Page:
Just got back from the Business Marketing Association’s annual conference in Chicago, where I spoke on a general session panel entitled “The @Work State of Mind.” Rick Segal, president of the ad firm GyroHSR, moderated.
The boundaries between home and work are gone – that’s not news. But we’re still dealing with the fallout. At BMA, I noted that the division between these spheres was a short-lived Industrial Age experiment. Remember, the weekend and the vacation are recent (and fading) inventions.
But that doesn’t mean that we’re returning to an agrarian past. In the pre-Industrial past, the work-life blend stemmed from a restriction of human experience. People were rooted, and hewn to biological or cultural time flows. Now, work-life integration is due to an expansion of experience – a collapse of distance and a rush past the shackles of the clock. We’re free-floaters, for both better and worse.
We’re in constant “on” mode, a tempo that is inspiring and exhausting. Fellow panelist Eduardo Conrado, chief marketing officer at Motorola Solutions, told of being home, yet “snacking” on information all the time. A new study reports that 30 percent of mobile workers wake up at night to check email. (A blurring of sleep and wake?)
We’re having trouble finding the time and resources to pay attention deeply. Dalton Conley of NYU pointed out research showing that multitasking affects memory. When we juggle while trying to learn, we can’t recall the newly learned information deeply, and so cannot transfer this shallow learning to new situations. The opportunity is squandered.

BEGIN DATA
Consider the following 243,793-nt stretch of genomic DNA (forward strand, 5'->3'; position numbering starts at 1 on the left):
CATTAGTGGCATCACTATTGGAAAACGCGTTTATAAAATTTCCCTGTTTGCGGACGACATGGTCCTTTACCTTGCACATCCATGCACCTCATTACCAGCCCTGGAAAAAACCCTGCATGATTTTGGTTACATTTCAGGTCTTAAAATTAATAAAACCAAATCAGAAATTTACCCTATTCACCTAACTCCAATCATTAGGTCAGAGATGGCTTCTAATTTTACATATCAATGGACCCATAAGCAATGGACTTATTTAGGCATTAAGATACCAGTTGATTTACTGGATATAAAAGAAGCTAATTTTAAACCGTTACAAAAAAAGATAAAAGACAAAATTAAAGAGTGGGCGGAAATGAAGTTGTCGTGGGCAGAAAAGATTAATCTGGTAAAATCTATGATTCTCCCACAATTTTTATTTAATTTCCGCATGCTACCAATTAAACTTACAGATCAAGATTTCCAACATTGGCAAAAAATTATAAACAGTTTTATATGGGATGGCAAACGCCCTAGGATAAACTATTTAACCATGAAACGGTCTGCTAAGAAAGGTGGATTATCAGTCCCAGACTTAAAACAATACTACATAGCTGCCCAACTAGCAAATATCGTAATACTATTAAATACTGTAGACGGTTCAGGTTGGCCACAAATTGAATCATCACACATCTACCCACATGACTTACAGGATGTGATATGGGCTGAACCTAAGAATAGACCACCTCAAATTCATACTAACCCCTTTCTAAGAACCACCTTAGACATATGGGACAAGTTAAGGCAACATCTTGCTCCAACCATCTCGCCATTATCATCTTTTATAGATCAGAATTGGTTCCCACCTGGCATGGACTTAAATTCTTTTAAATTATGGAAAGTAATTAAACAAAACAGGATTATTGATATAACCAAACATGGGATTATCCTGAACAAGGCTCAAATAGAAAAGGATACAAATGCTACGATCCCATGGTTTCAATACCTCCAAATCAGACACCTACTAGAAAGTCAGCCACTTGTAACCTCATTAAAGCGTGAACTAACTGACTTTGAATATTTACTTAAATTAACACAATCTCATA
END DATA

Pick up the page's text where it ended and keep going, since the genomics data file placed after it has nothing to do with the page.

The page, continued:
Three-quarters of workers say they don’t have enough time with their children, even while studies show that parental time spent on childcare is at record highs. Why the disconnect? Multitasking. People feel time-starved, because they’re with their children, yet mentally away. As panelist Johnna Torsone, HR director at Pitney Bowes, pointed out, we have wonderful new ways to connect; she skypes with her West Coast grandson. But we can’t nurture deep relations without face time, and without at least sometimes preserving what I call the integrity of the moment. It’s essential to our humanity.
The implications for marketers? First, nurture ways to step in and out of the flow. Being immersed, hurried, interrupted and reactive is antithetical to deep thought and relations – and informed decision-making. Second, highlight stories. Narrative is more important than ever as essential form of meaning-making in a complex society. It’s a terra firma in this free-floating world. As Jerome Bruner notes, stories are mankind’s way of wresting meaning from surprise – from the times when something went awry.
Gyro kindly bought 100 copies of Distracted as a giveaway. As I signed them, people expressed their concern again and again for their children’s future. A world without deep focus is untenable, and we know it.